SLIPPING CLEANING FLUID into one's eye is not likely to be high on anyone's list of hobbies, but contact lens wearers do it daily. After spending the night in cleaning solution, a dripping contact lens is inserted into the eye—ideally, without causing any discomfort.
Historically, putting lens cleaning solution in the eye wasn't an option. Twenty years ago, cleaning contact lenses was generally a multistep process requiring a cleaner, a disinfecting agent, saline for rinsing off the cleaner or disinfecting agent, and an occasional enzyme tablet to remove protein buildup from tear fluid.
But the more steps there are, the more likely wearers won't follow them correctly, or at all—increasing the likelihood of sight-threatening infections. Teenagers just starting to use contact lenses are particularly likely not to comply with complicated systems, says Srini Venkatesh, senior director for lens care product development at Bausch & Lomb.
In response, manufacturers developed one-step systems for the soft lenses that dominate the market today. These systems come in two types, peroxide and multipurpose solutions. Both contain cleaners, such as bisphosphonate compounds, to break down proteins adhering to lenses or surfactants, such as block copolymers, to interfere with the protein-lens interactions. The solutions also typically contain moisturizing or conditioning agents such as cellulose, propylene glycol, or polyvinyl pyrrolidone, ingredients that Ciba Vision's global head of research, Lynn Winterton, hopes will make users say, "Wow, this feels great!" There are also buffers to maintain an eye-friendly pH and preservatives to maintain shelf life.
The difference between the peroxide and multipurpose solutions lies in how they disinfect. Peroxide systems, as their name would indicate, use peroxide as the disinfection agent. They typically involve two components: a 3% peroxide solution and a neutralization catalyst. While the peroxide does a fine job of killing whatever microbes might have latched onto lenses, it's not very eye-friendly, so a platinum, palladium, or silver catalyst is used in the contact lens case to completely neutralize the solution by reducing the peroxide to form oxygen and water.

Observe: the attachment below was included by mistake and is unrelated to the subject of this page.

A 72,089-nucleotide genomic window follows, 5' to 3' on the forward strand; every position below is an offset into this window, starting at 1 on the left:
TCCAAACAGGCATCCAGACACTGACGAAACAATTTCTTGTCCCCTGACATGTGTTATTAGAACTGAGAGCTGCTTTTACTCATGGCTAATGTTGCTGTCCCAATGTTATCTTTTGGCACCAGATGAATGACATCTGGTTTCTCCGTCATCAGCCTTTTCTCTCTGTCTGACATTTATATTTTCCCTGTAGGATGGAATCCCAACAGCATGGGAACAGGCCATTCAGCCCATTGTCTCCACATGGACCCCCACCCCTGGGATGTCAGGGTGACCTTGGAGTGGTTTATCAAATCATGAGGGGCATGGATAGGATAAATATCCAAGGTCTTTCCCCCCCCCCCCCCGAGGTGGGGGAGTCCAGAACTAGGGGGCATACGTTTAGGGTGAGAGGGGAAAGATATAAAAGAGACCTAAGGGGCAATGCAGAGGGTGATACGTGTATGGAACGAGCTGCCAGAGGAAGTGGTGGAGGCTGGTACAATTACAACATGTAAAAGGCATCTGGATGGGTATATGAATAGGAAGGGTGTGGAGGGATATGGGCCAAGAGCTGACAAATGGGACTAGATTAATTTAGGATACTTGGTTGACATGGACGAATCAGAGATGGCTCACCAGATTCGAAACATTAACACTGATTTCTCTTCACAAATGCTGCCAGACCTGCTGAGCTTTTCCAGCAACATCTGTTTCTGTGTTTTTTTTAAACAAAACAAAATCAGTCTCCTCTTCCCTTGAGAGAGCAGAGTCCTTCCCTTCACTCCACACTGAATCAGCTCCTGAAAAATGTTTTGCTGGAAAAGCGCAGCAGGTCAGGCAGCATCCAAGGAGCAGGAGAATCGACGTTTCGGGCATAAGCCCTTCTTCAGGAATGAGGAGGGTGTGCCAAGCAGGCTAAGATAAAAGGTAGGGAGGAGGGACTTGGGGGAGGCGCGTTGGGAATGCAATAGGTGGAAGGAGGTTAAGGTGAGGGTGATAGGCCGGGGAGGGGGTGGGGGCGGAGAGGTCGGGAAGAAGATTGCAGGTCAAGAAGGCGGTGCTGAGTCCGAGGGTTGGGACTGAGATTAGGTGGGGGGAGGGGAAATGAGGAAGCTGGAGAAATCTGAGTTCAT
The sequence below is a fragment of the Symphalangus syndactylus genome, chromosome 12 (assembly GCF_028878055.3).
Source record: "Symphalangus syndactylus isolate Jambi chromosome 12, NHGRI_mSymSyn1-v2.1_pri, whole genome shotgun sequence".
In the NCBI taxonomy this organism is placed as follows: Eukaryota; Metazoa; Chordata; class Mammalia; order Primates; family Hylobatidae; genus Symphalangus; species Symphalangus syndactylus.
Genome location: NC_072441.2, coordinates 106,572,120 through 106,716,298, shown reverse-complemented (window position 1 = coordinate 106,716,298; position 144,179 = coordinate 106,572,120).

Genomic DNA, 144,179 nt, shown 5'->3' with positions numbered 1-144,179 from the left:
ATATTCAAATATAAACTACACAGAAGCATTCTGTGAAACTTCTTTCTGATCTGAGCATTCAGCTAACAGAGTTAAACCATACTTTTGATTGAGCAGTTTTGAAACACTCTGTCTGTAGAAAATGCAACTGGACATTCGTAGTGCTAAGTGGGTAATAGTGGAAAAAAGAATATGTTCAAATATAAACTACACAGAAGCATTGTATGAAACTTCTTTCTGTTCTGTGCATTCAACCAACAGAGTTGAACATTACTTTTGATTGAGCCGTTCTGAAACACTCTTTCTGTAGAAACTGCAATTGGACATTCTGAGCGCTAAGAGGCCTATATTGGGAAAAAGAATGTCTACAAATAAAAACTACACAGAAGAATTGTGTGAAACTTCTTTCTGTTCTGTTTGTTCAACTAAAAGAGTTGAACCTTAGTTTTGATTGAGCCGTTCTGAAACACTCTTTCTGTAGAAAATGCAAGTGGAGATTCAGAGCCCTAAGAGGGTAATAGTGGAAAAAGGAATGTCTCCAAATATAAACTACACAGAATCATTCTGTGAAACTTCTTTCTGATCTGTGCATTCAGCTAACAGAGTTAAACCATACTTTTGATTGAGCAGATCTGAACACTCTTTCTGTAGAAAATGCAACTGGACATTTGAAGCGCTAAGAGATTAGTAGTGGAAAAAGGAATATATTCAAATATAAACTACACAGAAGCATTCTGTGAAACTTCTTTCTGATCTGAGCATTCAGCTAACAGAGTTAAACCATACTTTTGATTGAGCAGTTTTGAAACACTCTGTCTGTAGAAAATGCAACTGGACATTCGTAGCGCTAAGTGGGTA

The peroxide neutralization reaction itself, as well as the O2 product bubbling through the solution, may further help to kill microbes, Venkatesh says. Typically, a lens wearer puts their lenses in the case with the peroxide solution and catalyst, and returns four to six hours later to find their lenses ready to wear.
Peroxide, of course, will oxidize many things other than microbes, so one tricky aspect to solution formulation is to find cleaners or conditioning agents that can survive storage in a peroxide solution without degradation.
In contrast to peroxide solutions, multipurpose solutions typically use a polymeric disinfection agent such as polyhexamethylene biguanide or polyquaternium, which incorporates quaternary ammonium centers. As with peroxide solutions, the disinfectant presents the biggest challenge to solution developers, although for a different reason: The solution, including the disinfectant, must be gentle enough that lens wearers can put their lenses directly into their eyes without rinsing.
The polymers, therefore, are a compromise. They're made from monomeric building blocks that are effective at killing microbes but are too harsh to go in the eye in that form. Using polymers instead of monomers provides effective antimicrobial activity while still being gentle to the eye.
One active area of contact lens solution research, Winterton says, involves finding ways to eliminate preservatives from solutions so there's one less thing going into the eye. Another is to develop dual-purpose conditioning agents that not only will keep lenses comfortable but will also repel microbes.
Venkatesh notes that contact lens solutions offer chemists unique challenges. The solutions have six or seven ingredients whose compatibilities must be balanced, but overall more than 95% of the content is water. In addition to being mindful of chemical interactions, solution chemists must also be cognizant of ingredients adsorbing to bottles and pipes. "When you start at a really low concentration, if it drops even by 10% you can have huge differences in performance," Venkatesh says. "There's an art to developing solutions and a lot of skill."